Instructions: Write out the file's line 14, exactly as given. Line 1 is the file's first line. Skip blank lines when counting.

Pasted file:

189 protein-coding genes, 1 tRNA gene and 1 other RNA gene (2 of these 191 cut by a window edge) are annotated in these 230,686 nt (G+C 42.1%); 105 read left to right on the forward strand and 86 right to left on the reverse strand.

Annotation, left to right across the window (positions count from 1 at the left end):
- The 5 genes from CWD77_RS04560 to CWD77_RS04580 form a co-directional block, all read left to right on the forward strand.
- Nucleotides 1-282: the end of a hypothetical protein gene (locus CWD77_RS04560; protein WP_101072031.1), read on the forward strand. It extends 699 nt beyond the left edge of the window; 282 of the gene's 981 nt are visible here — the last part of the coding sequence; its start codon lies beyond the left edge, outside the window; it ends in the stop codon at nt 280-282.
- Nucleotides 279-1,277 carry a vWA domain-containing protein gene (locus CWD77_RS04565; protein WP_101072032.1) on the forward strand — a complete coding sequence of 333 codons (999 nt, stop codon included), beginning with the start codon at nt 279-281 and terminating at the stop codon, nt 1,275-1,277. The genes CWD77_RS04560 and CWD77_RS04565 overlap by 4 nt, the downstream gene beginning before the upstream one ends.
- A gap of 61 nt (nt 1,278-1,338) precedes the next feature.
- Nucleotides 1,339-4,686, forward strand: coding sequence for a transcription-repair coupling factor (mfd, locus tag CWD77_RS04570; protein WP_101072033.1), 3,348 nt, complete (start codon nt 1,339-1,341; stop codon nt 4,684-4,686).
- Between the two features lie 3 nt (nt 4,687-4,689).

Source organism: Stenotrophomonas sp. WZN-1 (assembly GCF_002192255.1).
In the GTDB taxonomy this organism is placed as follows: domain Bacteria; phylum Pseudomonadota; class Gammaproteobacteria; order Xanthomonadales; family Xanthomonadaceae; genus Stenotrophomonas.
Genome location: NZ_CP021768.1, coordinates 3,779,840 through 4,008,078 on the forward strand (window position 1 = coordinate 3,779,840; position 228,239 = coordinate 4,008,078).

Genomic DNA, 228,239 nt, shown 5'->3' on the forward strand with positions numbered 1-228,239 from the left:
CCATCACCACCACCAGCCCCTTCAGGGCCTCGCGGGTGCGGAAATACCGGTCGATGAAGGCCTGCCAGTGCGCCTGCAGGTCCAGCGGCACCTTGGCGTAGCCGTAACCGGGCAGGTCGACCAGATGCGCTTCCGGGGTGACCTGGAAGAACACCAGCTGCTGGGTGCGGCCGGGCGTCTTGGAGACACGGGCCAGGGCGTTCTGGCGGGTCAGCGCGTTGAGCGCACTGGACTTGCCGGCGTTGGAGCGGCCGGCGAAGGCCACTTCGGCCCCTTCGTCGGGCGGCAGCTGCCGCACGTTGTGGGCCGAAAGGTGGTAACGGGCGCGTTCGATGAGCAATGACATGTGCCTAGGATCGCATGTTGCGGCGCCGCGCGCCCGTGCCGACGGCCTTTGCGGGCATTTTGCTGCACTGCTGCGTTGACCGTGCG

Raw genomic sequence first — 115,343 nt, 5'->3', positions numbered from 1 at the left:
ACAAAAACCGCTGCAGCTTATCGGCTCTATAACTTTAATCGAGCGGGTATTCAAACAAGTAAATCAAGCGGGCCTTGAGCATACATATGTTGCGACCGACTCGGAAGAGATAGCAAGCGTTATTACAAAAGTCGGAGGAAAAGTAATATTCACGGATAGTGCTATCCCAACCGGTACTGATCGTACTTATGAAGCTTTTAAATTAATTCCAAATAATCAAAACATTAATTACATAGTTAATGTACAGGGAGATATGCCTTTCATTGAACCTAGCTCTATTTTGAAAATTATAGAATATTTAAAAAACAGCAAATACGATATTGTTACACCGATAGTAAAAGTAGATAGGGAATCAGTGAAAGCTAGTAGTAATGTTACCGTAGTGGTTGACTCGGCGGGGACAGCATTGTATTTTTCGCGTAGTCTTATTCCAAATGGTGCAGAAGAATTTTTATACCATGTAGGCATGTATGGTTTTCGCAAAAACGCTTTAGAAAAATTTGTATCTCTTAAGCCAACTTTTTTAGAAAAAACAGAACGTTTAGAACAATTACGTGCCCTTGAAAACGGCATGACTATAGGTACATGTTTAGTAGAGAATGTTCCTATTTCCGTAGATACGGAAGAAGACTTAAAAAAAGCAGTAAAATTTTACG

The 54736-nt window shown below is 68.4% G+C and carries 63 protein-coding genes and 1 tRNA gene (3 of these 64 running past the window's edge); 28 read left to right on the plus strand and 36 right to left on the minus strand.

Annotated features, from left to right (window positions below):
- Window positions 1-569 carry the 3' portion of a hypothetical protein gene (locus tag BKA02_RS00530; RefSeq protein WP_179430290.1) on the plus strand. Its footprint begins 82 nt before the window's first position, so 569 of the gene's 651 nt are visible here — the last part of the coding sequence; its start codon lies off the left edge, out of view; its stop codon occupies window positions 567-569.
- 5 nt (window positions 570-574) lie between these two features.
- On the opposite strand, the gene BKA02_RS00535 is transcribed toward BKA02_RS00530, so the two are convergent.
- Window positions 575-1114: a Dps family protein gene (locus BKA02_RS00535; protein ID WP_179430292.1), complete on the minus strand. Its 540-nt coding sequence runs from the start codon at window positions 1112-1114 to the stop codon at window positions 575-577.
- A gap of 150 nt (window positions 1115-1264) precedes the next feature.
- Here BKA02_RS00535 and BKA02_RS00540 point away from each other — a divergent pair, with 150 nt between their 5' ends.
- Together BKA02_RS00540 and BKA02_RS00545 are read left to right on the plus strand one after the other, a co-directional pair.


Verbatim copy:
Raw genomic sequence first — 115,343 nt, 5'->3', positions numbered from 1 at the left: